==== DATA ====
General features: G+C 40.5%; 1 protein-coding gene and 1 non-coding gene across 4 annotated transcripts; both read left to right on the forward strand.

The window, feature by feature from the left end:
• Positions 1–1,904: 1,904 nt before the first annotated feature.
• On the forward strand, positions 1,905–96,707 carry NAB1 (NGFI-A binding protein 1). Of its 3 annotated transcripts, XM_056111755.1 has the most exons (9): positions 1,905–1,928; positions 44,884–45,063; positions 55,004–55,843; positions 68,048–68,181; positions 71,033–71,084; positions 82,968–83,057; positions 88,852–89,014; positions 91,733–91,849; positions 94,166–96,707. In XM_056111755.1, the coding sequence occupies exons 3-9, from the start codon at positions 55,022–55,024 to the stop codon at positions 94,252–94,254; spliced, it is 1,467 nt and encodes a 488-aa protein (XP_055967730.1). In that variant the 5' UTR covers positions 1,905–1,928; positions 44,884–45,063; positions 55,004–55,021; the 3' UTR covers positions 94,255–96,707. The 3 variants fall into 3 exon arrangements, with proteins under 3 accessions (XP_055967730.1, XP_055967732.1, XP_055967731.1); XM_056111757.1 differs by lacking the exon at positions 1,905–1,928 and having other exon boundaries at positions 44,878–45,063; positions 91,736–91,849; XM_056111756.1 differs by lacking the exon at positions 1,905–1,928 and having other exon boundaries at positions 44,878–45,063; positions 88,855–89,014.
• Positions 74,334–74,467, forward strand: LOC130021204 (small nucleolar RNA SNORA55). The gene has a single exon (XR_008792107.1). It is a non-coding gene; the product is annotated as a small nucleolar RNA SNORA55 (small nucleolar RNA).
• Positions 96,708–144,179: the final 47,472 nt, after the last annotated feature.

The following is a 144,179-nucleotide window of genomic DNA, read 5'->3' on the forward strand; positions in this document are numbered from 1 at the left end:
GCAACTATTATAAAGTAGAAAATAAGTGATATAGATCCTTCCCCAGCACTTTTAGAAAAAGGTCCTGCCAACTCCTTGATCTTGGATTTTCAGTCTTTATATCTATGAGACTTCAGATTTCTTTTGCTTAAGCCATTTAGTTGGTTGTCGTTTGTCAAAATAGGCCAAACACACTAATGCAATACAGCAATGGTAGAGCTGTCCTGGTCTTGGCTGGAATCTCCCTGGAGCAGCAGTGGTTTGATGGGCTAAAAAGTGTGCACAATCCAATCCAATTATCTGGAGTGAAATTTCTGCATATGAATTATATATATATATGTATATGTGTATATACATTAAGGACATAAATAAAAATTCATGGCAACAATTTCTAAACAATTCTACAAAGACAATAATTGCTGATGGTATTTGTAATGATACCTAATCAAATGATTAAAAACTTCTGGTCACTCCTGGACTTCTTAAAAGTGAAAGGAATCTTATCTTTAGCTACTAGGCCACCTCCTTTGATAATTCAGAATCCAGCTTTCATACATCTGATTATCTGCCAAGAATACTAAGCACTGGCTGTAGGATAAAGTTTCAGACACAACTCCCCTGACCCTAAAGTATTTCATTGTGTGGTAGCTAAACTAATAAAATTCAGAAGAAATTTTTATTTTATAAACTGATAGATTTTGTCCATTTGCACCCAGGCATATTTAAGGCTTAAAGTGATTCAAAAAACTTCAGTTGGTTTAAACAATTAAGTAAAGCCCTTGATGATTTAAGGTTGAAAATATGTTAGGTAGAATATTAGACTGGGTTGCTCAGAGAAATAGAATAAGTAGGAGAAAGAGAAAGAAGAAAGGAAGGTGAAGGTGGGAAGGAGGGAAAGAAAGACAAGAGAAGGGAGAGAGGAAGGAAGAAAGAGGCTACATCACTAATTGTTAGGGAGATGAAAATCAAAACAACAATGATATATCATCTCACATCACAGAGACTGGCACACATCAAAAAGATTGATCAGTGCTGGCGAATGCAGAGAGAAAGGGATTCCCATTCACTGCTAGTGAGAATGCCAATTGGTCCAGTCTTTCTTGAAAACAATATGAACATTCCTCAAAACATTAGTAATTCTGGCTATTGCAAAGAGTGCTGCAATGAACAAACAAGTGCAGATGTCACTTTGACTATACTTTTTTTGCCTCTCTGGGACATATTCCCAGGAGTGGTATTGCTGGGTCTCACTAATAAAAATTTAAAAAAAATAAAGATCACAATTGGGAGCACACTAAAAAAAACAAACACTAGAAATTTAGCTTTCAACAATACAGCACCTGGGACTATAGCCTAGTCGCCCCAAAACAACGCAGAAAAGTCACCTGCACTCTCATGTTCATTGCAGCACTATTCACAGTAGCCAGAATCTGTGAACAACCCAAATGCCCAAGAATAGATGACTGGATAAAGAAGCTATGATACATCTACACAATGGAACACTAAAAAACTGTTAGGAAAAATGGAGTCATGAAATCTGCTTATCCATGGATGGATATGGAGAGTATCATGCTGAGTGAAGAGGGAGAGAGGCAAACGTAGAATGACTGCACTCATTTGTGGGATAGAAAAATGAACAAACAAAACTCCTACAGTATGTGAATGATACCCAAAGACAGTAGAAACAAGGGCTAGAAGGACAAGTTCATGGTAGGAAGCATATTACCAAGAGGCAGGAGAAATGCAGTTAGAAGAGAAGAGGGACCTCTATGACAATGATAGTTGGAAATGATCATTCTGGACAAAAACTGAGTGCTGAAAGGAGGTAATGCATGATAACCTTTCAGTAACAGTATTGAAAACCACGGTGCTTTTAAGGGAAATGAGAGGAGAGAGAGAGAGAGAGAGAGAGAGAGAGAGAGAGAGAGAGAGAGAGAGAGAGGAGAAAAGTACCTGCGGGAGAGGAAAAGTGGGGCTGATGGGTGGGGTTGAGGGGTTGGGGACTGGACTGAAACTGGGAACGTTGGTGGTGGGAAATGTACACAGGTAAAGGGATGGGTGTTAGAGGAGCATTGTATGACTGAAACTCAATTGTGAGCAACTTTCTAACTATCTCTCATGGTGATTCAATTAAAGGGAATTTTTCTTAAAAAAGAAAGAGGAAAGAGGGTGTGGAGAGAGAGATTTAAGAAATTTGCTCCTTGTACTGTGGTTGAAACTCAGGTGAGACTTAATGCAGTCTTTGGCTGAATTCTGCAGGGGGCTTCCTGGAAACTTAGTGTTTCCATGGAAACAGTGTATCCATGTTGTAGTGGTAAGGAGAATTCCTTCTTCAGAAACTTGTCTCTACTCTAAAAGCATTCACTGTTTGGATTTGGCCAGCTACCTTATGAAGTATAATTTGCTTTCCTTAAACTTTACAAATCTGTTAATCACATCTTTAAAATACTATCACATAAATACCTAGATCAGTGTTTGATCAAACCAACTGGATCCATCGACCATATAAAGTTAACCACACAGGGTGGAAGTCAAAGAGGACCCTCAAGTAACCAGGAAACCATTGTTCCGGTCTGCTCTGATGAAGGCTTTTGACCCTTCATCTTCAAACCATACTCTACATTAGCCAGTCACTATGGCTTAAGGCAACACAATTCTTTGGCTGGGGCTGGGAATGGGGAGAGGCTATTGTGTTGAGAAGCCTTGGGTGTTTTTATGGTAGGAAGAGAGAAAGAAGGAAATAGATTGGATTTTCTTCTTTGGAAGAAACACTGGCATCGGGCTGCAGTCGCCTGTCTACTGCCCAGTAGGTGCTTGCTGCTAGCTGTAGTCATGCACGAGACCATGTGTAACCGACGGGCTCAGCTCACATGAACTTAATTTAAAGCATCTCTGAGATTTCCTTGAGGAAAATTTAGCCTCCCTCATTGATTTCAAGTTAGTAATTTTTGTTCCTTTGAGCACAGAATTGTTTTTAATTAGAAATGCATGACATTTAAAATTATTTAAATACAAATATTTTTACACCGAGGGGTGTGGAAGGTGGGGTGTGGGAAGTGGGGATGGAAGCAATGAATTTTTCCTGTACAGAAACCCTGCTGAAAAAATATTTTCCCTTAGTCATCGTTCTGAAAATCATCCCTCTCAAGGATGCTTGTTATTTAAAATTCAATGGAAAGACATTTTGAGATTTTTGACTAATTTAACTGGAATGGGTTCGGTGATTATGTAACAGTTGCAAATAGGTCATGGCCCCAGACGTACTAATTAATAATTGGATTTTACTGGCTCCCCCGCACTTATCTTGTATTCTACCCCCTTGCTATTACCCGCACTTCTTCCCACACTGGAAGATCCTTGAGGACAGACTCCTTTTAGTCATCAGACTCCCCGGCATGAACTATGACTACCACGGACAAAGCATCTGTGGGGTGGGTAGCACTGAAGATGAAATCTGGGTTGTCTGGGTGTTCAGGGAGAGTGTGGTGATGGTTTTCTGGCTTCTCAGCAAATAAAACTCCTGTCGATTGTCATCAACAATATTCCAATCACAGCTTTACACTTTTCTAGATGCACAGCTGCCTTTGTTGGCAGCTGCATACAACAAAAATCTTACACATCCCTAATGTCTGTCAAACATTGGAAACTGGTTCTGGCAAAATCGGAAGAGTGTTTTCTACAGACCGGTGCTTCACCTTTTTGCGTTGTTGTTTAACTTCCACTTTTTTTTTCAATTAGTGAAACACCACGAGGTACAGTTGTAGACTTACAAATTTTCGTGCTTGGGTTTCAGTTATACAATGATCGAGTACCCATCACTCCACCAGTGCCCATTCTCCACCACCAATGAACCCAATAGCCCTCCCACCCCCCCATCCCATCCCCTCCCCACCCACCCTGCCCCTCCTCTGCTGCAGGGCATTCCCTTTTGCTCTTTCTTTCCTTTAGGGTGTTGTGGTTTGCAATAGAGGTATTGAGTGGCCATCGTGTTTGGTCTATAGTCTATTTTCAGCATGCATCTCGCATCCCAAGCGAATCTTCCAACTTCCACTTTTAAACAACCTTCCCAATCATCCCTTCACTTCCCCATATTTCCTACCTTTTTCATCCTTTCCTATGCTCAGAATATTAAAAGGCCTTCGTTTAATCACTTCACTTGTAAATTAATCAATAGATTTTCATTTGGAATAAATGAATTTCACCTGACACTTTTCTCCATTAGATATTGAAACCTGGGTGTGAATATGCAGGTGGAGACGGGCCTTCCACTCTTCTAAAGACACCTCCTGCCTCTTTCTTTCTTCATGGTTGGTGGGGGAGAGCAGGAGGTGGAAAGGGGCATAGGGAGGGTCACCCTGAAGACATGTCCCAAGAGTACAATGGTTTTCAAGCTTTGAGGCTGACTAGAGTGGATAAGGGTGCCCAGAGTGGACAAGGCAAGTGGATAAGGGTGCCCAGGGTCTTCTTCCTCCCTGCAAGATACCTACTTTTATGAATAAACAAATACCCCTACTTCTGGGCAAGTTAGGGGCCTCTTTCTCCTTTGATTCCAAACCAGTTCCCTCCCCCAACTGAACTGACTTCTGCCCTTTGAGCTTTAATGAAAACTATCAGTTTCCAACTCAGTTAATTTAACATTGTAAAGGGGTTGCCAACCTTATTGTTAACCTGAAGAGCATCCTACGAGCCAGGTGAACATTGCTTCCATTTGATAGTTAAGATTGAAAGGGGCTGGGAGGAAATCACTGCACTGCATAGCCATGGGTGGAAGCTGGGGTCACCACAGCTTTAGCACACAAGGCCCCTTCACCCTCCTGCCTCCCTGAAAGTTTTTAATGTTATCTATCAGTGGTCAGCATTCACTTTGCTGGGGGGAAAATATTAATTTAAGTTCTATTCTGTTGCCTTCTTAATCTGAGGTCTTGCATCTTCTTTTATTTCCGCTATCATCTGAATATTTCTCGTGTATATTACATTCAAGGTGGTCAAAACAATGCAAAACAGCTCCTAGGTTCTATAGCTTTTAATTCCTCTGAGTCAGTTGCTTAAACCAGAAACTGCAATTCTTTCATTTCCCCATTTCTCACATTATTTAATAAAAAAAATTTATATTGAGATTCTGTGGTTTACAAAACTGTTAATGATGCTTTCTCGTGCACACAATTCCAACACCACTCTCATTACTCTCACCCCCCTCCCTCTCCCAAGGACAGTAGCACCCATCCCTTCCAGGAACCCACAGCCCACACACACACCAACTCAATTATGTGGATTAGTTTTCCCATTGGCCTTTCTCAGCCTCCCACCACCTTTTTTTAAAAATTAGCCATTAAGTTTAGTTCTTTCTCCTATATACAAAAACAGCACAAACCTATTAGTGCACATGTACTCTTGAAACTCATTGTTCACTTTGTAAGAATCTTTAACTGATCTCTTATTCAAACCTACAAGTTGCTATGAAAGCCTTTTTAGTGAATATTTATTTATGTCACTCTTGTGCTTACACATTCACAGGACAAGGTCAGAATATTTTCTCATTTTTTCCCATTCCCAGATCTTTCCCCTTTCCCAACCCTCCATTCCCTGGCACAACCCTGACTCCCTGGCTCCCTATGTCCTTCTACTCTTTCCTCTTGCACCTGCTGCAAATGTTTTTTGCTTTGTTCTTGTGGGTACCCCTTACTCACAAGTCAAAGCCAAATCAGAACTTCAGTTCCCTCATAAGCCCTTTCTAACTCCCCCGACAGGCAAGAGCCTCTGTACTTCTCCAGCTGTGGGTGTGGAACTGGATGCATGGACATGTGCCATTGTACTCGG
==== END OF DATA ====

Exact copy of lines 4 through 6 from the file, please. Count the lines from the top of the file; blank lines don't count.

• On the forward strand, positions 1,905–96,707 carry NAB1 (NGFI-A binding protein 1). Of its 3 annotated transcripts, XM_056111755.1 has the most exons (9): positions 1,905–1,928; positions 44,884–45,063; positions 55,004–55,843; positions 68,048–68,181; positions 71,033–71,084; positions 82,968–83,057; positions 88,852–89,014; positions 91,733–91,849; positions 94,166–96,707. In XM_056111755.1, the coding sequence occupies exons 3-9, from the start codon at positions 55,022–55,024 to the stop codon at positions 94,252–94,254; spliced, it is 1,467 nt and encodes a 488-aa protein (XP_055967730.1). In that variant the 5' UTR covers positions 1,905–1,928; positions 44,884–45,063; positions 55,004–55,021; the 3' UTR covers positions 94,255–96,707. The 3 variants fall into 3 exon arrangements, with proteins under 3 accessions (XP_055967730.1, XP_055967732.1, XP_055967731.1); XM_056111757.1 differs by lacking the exon at positions 1,905–1,928 and having other exon boundaries at positions 44,878–45,063; positions 91,736–91,849; XM_056111756.1 differs by lacking the exon at positions 1,905–1,928 and having other exon boundaries at positions 44,878–45,063; positions 88,855–89,014.
• Positions 74,334–74,467, forward strand: LOC130021204 (small nucleolar RNA SNORA55). The gene has a single exon (XR_008792107.1). It is a non-coding gene; the product is annotated as a small nucleolar RNA SNORA55 (small nucleolar RNA).
• Positions 96,708–144,179: the final 47,472 nt, after the last annotated feature.